Flag The Hampstead Heavies
138th Heavy Battery, Royal Garrison Artillery


War Diary
(04/16 - 01/18)

Walter Wright
(Narrative, 1926)

Hampstead and
Highgate Express
(1915 - 1954)

The Hampstead & Highgate Express, 7 August 1915

Hampstead Howitzer Brigade - Successful Recruiting Appeals

Recruiting for the 183rd (Hampstead) Howitzer Brigade, R.F.A., proceeds apace, nearly 300 men of the total of 800 required to form the Brigade being enrolled within the first fortnight.

Another enthusiastic and successful meeting was held yesterday (Friday) week at the Fleet-road L.C.C. Schools, where a crowded gathering listened with intense interest to stirring speeches by prominent citizens and officers, a number of recruits responding at the close.

Previous to the meeting a great parade of the locality took place. Led by a detachment of the Boy Scouts, two batteries of Royal Horse Artillery with guns, a contingent of the Hampstead Volunteer Reserve, and a band, the new recruits of the Brigade made a fine appeal with their banners inviting all eligible men to join, the recruiting sergeants being exceedingly busy all along the route. Outside the schools the drums and fifes of the Cadet Battalion of the Royal Fusiliers played stirring marches and attracted a big crowd.

The meeting was of an intensely patriotic character, and Mr. Ben Davies, the well known vocalist, who made one of his few public appearances in recent years, created great enthusiasm with his fine rendering of "The Death of Nelson" and the popular song, "Keep the home fires burning, till the boys come home," the chorus of which was repeated with vigour by all present, tremendous applause greeted his efforts.

The Mayor (Alderman E.A. O'Bryen, J.P.) presided, and was supported by Mr. J.S. Fletcher, M.P., Mr Charles Duncan (Labour M.P. for Barrow), Mr. Walter Reynolds, L.C.C., Mr. Andrew T. Taylor, L.C.C., Capt. E. Gibbs Kimber, D.S.O., Lieut. Kirby, and prominent residents forming the committee.

The Mayor, who was welcomed with cheers, said that he desired to remove one or two misconceptions that had arisen in connection with the brigade. First, he would explain that they were not associated with the Volunteers, but would form an integral part of Lord Kitchener's Armies. They were enlisted for active service, and after their period of training would assist in the war abroad, and a keener lot of men than those already enrolled could not be desired. (Applause.) There were some, too, who were anxious to know what a howitzer was. Some people thought it was of German origin, but if so it was good enough to give the Germans shocks. Howitzer guns were used for high angle fire, and a howitzer brigade was attached to every division of the British Army. He was delighted with the fine progress they were making; they were getting men very fast indeed, and he advised all those who desired a place in their brigade to hurry up. The recruits indeed were coming in so fast that he hoped the War Office would ask them to form either an Ammunition Column or another Brigade. When it was fully organised and equipped, he was confident the Brigade would form a great source of pride and attraction to the locality. Their headquarters were fixed temporarily at the Central Library, Finchley-road, but he was pleased to say that the Parks Committee of the L.C.C. had kindly placed at their disposal a large piece of the Heath, close to the bottom of East-heath-road, and they hoped in the course of a fortnight to have two or more batteries encamped there. There were Shakespearean quotations, he said, which fit almost every circumstance of our national life, and one of singular significance in the present situation was, "Come the three corners of the world in arms and we shall shock them; naught shall make us rue if England to itself do rest but true." (Applause.)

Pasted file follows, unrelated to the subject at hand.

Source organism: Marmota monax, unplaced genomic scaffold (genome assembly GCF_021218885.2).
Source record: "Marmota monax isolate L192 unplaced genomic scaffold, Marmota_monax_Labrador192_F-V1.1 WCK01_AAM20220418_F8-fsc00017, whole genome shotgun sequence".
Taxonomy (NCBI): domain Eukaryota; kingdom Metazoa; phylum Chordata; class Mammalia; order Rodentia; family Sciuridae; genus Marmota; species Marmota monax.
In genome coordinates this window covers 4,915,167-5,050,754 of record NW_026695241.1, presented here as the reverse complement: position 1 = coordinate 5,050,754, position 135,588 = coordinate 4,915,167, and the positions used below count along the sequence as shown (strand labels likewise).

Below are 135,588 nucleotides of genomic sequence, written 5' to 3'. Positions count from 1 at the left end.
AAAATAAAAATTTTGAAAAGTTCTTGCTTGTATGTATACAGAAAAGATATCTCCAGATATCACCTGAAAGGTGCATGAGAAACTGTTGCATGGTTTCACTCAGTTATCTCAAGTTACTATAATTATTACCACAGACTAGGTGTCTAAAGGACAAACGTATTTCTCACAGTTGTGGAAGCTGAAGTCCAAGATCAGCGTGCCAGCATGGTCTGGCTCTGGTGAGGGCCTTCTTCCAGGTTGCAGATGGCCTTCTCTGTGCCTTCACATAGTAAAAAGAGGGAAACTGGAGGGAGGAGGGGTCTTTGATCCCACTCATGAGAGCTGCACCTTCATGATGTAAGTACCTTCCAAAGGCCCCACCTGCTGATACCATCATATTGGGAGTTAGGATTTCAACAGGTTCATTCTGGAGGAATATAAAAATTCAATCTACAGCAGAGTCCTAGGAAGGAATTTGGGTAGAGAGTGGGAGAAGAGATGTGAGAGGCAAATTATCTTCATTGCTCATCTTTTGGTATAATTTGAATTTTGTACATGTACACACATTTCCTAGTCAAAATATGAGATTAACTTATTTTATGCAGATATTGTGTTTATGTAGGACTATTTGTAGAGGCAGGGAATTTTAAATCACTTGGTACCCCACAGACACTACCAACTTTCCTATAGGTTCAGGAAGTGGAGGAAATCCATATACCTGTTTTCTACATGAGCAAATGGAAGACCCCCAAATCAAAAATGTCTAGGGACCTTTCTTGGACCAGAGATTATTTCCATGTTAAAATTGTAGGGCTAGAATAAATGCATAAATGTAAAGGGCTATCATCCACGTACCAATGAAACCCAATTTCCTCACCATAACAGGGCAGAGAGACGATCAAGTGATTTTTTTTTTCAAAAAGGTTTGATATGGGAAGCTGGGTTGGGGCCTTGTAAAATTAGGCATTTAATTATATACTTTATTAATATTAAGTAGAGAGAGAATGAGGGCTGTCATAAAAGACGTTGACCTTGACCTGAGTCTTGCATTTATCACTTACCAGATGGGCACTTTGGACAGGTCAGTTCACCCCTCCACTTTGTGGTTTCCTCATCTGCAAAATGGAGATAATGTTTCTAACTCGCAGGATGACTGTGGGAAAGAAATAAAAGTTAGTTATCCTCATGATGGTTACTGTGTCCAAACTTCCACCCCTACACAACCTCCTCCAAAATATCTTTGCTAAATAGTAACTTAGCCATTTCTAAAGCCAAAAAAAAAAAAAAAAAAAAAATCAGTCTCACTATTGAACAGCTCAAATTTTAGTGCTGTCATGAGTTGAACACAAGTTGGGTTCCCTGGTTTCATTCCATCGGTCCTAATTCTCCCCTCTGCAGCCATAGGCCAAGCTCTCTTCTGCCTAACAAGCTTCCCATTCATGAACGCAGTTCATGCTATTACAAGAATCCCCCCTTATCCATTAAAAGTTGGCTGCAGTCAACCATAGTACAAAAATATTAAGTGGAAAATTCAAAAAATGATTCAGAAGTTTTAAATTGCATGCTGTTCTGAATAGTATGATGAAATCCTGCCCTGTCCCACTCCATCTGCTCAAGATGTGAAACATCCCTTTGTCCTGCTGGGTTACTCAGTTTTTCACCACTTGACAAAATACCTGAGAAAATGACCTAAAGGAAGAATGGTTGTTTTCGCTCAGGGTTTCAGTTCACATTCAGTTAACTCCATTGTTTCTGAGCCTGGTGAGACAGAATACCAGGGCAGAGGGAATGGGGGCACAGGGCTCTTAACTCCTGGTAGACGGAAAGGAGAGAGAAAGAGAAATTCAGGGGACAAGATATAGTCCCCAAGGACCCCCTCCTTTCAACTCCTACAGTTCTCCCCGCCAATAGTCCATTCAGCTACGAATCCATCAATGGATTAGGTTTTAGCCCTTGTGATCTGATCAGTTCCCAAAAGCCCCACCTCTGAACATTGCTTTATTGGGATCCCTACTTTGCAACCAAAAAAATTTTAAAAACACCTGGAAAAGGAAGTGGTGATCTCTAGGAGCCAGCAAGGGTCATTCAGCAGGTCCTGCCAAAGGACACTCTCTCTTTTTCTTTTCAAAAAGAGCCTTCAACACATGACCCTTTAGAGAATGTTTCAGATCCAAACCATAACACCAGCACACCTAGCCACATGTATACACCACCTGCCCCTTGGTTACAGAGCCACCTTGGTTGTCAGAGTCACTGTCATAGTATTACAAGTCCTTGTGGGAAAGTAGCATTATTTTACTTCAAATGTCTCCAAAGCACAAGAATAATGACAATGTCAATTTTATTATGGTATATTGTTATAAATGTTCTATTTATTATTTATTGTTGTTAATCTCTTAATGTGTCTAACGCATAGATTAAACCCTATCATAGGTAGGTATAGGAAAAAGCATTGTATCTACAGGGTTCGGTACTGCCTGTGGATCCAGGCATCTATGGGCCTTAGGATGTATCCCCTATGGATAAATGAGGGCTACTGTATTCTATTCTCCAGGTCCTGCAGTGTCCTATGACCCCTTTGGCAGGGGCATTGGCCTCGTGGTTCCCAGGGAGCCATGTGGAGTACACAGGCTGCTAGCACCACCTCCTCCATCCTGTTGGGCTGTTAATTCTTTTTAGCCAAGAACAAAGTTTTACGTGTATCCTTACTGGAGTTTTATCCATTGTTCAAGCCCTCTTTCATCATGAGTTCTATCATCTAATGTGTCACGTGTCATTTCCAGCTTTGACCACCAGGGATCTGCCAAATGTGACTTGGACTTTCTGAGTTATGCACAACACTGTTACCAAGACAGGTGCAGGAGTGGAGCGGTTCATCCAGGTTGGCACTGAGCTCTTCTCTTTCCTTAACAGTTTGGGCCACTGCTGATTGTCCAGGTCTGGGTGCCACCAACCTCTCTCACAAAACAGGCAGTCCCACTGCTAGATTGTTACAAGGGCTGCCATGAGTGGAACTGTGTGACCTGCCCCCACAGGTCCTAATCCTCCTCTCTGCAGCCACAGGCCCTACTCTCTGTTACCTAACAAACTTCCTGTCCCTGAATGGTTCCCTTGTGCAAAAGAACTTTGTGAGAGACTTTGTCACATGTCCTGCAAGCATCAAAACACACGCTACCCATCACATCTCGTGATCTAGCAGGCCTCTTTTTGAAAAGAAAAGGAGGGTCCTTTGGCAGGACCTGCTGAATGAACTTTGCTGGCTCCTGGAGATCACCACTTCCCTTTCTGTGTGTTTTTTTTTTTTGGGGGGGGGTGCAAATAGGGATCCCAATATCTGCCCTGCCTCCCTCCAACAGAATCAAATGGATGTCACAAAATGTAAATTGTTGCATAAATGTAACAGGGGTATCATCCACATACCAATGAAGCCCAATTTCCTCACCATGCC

Mr. Charles Duncan, M.P., who lives in Agincourt-road, in the course of a powerful address, said that, although it was always well to be an optimist, it was never well to be too optimistic, and, unfortunately, there were many young men who seemed to think circumstances warranted their remaining here when their real place was in the ranks. Reviewing the earlier events of the war, he said that Germany's crime in violating her sacred treaties by marching through Belgium and Luxembourg had aroused the abhorrence of the whole world, and a nation which would sell its soul for a petty advantage is a nation that nobody could honour. (Applause.) There had been a good deal of talk at the beginning of the war about our "contemptible little army," but the whole nation, and, indeed, the whole civilized world, had been stirred by the daring deeds of the British Tommy in that wonderful rearguard action from Mons to the Marne, deeds that had never been equalled or surpassed in the history of this country, and which placed the name of the British soldier higher in the history of the world than it had ever been before. (Applause.) Again, some people thought the strength of the German Navy might interfere very seriously indeed with the bringing of food to this country, but so far our efforts had brought about a result that had been a matter of astonishment to the whole universe. The German Navy was safe in the Kiel Canal, he believed growing mushrooms; some day he hoped they would have a little Irish stew for them and they would put the mushrooms in it. (Laughter and applause.) The effort they were now making to raise a Brigade of men from their own locality, men who would be associated together in their efforts in the war with comrades they knew and understood and could trust, and who would stand by them in the hour of trial, was an effort of an exceptionally praiseworthy character and a great asset to the district, and there were still plenty of young men who could respond. They must remember that, although to-day we have a great, powerful, and magnificent Army, the greater the Army the greater the necessity for still larger reserves in order to back them up, and whatever Army we had we must have a constant and ready supply of well drilled and well trained men to assist them when the great hour of trial comes, when the British and French Armies put forth their effort, as undoubtedly they will, to drive the enemy back into his own country. (Applause). He believed most thoroughly that so far as the German Army in France and in Flanders was concerned, it could only move one way, and that was backwards - (Applause) - and, that as soon as we began our great effort, they would see a rapid movement driving the Germans back. He believed that after all it was only a question of men and implements and that, however powerful and able the Germans might be, and as they should be in view of their great and lengthy preparations, we had the means and ability to beat them in the point of numbers and strength alone. The sooner the whole world realized that this was a fight for decency and a fight for honour, for freedom, and for civilisation, the better, and he was confident the young men of Hampstead would respond to their Mayor's appeal, and rally round him in the formation of the forces he had been asked to raise. By so doing the name of Hampstead would loom large in the future and would occupy an honourable place in the town names of men who had joined the British forces, so bringing honour, credit, and pleasure to the people living in their borough, which would be remembered to the end of their days. (Loud and prolonged cheers.)